While Justin gained clarity and renewed interest in his job from this exercise, Lochan says the company gained too. “Can you imagine the loyalty you get from someone like them?" she asks.

Justin rejoined work as a project manager and was recently promoted to senior project manager.

In his 2009 TED Talk, New York, US, based graphic designer Stefan Sagmeister talked about “The Power Of Time Off". Sagmeister takes a year off every seven years. During this break, he travels, whiles away time in a foreign country, and can be inspired by almost anything, including street dogs—the only rule is, he avoids taking office assignments. For him, it’s like resetting his creative vision every seven years—he comes back with fresh images and perspectives that fuel his design work. His simple, but powerful, idea is to shave off years from his retirement—and taking sabbaticals while he is working.

Planning is everything, plans are nothing

Besides being a star business manager, Etienne checked the box on two important criteria for VML’s Lochan. First, he had a clear idea of why he wanted to take the break—he wanted to move from Singapore to Vietnam to immerse himself in the start-up culture of Ho Chi Minh City. And second, he gave the company ample notice—eight months to find a suitable replacement.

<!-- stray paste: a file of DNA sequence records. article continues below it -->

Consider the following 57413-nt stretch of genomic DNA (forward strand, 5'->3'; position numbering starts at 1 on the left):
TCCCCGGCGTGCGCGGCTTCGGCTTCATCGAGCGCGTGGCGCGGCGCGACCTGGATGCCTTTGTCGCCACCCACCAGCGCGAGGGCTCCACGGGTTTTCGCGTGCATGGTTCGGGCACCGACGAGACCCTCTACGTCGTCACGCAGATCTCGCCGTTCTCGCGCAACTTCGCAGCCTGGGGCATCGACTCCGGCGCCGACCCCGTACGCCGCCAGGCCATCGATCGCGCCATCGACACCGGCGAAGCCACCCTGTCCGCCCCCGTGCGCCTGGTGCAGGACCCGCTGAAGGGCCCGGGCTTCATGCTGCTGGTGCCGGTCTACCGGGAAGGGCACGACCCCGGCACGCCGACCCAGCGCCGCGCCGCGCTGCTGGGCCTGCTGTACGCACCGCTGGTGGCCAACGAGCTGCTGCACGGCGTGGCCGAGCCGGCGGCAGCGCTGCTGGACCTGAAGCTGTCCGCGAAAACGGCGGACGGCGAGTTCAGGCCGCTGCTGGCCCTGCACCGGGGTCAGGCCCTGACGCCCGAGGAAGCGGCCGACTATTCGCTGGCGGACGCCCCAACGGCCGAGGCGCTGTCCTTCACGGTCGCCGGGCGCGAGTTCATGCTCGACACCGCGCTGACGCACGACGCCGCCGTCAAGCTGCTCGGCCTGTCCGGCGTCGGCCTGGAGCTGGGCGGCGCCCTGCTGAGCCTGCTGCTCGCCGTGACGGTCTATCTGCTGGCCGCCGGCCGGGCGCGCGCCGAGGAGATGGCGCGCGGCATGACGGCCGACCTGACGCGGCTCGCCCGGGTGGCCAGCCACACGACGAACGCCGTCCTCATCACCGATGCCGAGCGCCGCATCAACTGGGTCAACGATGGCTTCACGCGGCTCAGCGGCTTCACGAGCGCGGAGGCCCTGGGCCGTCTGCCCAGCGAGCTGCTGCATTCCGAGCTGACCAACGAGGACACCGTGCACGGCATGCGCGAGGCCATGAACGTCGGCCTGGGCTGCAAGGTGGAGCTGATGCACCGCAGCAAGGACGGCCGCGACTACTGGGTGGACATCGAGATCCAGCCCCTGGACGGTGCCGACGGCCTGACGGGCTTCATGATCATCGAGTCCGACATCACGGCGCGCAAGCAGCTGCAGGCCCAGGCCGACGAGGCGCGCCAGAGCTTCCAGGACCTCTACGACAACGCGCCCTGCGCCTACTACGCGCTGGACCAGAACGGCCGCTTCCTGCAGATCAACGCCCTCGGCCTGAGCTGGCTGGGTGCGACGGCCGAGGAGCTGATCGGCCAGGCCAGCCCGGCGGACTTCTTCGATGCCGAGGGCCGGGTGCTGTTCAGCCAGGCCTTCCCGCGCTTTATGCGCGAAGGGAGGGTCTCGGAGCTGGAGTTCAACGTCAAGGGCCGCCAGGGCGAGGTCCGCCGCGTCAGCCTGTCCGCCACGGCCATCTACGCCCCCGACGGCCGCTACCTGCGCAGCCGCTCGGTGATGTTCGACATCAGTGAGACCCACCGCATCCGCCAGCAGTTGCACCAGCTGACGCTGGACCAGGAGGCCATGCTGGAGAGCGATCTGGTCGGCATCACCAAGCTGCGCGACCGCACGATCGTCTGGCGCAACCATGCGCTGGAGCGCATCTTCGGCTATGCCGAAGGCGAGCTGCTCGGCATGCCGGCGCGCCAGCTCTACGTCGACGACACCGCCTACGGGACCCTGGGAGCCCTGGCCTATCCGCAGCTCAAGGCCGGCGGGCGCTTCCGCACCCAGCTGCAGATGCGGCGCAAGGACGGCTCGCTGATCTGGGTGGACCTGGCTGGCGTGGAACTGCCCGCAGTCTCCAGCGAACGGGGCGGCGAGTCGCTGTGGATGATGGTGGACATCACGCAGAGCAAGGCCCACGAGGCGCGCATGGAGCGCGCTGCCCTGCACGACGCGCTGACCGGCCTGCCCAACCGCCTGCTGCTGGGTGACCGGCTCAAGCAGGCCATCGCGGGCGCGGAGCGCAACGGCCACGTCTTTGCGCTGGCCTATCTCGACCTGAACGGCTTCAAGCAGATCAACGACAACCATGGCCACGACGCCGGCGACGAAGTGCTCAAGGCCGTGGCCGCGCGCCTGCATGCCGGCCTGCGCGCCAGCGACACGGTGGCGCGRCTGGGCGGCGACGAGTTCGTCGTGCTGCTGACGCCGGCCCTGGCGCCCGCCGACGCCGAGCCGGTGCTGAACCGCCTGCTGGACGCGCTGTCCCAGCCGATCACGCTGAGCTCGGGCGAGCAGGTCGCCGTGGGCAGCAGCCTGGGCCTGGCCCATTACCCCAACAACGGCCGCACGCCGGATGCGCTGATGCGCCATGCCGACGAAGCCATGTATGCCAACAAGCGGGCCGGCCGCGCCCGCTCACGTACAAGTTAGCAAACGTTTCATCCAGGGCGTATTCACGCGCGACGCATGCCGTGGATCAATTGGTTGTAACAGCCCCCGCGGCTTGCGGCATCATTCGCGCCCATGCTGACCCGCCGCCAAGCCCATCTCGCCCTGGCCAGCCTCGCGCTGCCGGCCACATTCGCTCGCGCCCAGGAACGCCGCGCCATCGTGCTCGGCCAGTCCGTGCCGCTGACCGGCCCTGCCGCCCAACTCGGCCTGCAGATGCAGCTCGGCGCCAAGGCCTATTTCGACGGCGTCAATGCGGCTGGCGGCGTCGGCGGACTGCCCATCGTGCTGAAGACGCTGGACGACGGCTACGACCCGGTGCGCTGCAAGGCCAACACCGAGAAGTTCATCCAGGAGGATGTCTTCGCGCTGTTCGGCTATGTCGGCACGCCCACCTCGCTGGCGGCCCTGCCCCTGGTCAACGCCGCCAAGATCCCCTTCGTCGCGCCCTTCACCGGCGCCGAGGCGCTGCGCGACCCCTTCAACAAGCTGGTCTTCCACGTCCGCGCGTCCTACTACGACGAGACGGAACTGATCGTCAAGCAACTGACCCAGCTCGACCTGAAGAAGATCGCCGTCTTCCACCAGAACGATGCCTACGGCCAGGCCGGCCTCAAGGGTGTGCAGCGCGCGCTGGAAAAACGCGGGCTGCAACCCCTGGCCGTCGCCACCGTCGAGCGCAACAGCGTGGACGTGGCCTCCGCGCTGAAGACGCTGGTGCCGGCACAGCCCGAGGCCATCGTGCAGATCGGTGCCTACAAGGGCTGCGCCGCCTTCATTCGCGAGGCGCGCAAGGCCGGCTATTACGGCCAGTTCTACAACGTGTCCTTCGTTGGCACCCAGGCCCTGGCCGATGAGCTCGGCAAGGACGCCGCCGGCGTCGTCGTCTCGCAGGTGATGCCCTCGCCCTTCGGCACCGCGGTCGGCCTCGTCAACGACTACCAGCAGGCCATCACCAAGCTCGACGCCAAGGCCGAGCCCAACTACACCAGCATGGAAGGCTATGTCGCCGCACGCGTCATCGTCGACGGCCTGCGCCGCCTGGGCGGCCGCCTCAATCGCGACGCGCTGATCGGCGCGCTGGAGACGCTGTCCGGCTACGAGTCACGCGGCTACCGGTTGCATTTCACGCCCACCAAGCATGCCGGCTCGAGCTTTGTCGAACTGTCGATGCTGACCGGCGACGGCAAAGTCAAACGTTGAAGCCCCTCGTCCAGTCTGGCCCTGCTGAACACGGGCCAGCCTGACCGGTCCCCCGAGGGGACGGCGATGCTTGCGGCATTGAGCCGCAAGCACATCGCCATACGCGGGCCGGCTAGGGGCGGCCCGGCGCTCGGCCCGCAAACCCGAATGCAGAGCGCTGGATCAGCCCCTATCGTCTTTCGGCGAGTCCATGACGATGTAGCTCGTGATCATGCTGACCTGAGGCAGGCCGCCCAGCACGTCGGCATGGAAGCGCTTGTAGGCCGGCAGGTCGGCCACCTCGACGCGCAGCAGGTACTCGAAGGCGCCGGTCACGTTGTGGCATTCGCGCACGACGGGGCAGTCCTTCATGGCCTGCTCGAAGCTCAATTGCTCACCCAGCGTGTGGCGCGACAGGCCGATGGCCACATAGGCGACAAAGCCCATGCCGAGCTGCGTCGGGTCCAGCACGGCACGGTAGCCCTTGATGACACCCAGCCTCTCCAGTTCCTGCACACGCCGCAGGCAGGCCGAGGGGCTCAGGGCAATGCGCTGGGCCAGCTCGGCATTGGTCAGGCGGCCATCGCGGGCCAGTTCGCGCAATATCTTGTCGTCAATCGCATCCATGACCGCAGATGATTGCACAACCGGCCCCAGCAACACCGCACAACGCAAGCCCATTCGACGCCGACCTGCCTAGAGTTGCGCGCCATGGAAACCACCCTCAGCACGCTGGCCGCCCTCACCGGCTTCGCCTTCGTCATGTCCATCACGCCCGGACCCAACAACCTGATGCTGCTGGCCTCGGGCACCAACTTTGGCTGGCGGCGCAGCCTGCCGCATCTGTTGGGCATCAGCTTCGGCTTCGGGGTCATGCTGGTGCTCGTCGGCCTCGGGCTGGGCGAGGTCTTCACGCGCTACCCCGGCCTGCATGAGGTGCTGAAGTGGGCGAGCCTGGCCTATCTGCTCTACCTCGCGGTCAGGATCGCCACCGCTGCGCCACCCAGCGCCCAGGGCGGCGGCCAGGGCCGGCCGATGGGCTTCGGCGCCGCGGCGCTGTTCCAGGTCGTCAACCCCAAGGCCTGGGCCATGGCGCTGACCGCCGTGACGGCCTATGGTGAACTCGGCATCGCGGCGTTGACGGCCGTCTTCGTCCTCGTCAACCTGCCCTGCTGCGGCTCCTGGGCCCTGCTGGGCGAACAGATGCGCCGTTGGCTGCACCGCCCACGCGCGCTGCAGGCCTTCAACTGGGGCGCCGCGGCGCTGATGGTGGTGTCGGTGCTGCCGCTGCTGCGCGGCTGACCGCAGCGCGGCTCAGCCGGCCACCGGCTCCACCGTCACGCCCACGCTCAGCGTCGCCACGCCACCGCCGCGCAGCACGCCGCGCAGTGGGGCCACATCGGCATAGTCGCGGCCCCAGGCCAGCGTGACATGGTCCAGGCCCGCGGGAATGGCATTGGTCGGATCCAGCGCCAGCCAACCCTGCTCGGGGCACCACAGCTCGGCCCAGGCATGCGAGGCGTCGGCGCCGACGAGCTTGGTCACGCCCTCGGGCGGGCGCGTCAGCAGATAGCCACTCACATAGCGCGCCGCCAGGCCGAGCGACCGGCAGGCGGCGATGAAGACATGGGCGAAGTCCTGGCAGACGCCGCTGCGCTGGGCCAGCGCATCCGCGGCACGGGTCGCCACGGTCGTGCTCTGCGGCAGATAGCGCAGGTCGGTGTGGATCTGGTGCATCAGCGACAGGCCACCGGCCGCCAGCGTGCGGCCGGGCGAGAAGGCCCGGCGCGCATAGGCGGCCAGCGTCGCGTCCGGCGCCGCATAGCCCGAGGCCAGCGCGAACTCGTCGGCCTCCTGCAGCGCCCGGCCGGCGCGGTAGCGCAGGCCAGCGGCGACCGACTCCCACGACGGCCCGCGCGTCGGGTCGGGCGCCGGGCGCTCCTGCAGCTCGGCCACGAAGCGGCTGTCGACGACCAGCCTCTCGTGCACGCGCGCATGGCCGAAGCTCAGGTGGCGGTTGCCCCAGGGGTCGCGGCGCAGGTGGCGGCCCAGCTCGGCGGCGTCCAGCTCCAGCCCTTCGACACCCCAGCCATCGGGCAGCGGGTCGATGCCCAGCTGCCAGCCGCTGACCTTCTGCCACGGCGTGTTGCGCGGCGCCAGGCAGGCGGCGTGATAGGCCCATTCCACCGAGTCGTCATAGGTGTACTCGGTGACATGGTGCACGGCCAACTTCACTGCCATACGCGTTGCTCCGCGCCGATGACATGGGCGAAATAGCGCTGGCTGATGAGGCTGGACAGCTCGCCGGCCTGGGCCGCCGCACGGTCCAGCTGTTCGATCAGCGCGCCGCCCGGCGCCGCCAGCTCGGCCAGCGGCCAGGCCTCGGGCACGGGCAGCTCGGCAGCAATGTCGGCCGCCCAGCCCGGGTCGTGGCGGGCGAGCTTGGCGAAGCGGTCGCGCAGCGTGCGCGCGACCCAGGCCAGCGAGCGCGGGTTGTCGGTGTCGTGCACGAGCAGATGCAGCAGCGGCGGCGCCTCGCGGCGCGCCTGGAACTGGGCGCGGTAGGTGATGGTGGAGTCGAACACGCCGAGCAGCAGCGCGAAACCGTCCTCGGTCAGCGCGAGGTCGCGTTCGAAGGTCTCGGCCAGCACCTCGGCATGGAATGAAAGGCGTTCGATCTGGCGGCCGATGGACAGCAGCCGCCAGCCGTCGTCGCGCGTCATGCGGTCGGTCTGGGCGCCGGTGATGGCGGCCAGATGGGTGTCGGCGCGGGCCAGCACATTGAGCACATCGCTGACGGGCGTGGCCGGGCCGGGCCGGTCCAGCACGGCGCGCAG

“Had he said, ‘This is what I want to do, and I need to leave in two months,’ I would have taken it in a different way," says Lochan. On sabbatical, Etienne is working on some projects with VML, though he doesn’t come to office. And he’s drawing 50% of his pay.

Planning allows employees considering a sabbatical to give enough notice to the company—this can vary with the company and specific role of the employee—and set things in order for themselves. After all, they need to figure out things like how they will support themselves during the break, what they want to achieve, and understand how a sabbatical might help them later on.

Sunil Nandraj, a former cluster head of health systems development at the World Health Organization (WHO), says he prepared himself mentally and financially for a whole year before going on a 15-month sabbatical in April 2012. He declined to say how much money he had put aside, but said he had saved enough to ensure he didn’t have to go back to work in a hurry for financial reasons.

If Rahul Gandhi went away on break to introspect, as is claimed, it seems there are any number of corporate executives who take a sabbatical for the same reason.